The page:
sodaFree beverages are just the tip of the iceberg. Try health-conscious snacks, gourmet meals, and espresso machines – all for free. Any office has pens and staplers, but does your office have a nickel vending machine? Every office has a break room, but does your office have a nap room?

Accountants are experts at abusing office perks. Even if something is not for taking, chances are an accountant has already helped themselves to it.

A good example of perk abuse is training. Locked into training rooms all day, accountants binge on coffee, mineral water, and themed snacks to help them put on more weight, err, to help them concentrate. Accountants will sneak water bottles, lunch sandwiches, and hotel pens into their room. They don’t really need any of these things, but it allows them to save up Per Diem. While training is not technically an office perk, accountants abuse it nonetheless.

Office perks (of the food variety) are important in an accountant’s career. It allows an accountant to get a head start on gaining and keeping weight while on the job. Accountants live in front of their laptops eating company meals. Combined with no exercise (moving binders doesn’t count no matter what an accountant says), the weight gain is inevitable.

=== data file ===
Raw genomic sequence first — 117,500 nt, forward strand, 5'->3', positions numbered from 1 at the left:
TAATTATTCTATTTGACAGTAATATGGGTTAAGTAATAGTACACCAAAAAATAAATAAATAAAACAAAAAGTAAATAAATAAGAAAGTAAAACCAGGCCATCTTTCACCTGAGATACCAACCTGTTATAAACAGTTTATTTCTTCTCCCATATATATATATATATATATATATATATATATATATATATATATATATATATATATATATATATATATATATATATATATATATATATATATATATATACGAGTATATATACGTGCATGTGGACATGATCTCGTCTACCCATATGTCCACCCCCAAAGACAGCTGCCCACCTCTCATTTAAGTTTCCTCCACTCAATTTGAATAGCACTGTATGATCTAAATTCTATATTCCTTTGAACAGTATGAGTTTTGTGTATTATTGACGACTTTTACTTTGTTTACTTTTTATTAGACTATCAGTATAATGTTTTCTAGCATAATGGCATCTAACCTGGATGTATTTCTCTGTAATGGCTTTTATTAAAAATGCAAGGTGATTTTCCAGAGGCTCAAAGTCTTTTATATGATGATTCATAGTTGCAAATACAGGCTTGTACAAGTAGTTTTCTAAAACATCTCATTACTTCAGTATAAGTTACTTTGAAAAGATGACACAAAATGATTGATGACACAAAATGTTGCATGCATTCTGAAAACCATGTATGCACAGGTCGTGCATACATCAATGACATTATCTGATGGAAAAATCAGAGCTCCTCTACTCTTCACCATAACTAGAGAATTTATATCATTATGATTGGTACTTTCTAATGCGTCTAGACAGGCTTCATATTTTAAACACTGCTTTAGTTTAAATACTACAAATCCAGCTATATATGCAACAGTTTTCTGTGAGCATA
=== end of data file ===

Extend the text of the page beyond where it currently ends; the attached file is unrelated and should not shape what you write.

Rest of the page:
Feel free to post your favorite office perks. Anything from a free Starbucks in the building to a dusty coffee pot that nobody ever uses.

#26 Privacy Screen

1011137872When an accountant receives their laptop, there is a whole set of rituals to follow.

  1. First, they receive the manufacturer’s manual (never to be read) and the company laptop bag (bulky enough to stop bullets).
  2. Then without fail, accountants put an order to their IT department for an extra power cord, a privacy screen, and an USB keypad.
  3. Accountants going above and beyond might even order a laptop dock, an additional monitor, a wireless keyboard, and so on in order to properly intimidate the interns.

The point of this post is the privacy screen. Accountants rely on this crucial piece of technology to protect their secrets. Secrets here doesn’t refer to confidential company information as you would imagine, but it in fact refers to the fact that they are secretly sending instant messages, checking sports updates, and poking friends on facebook.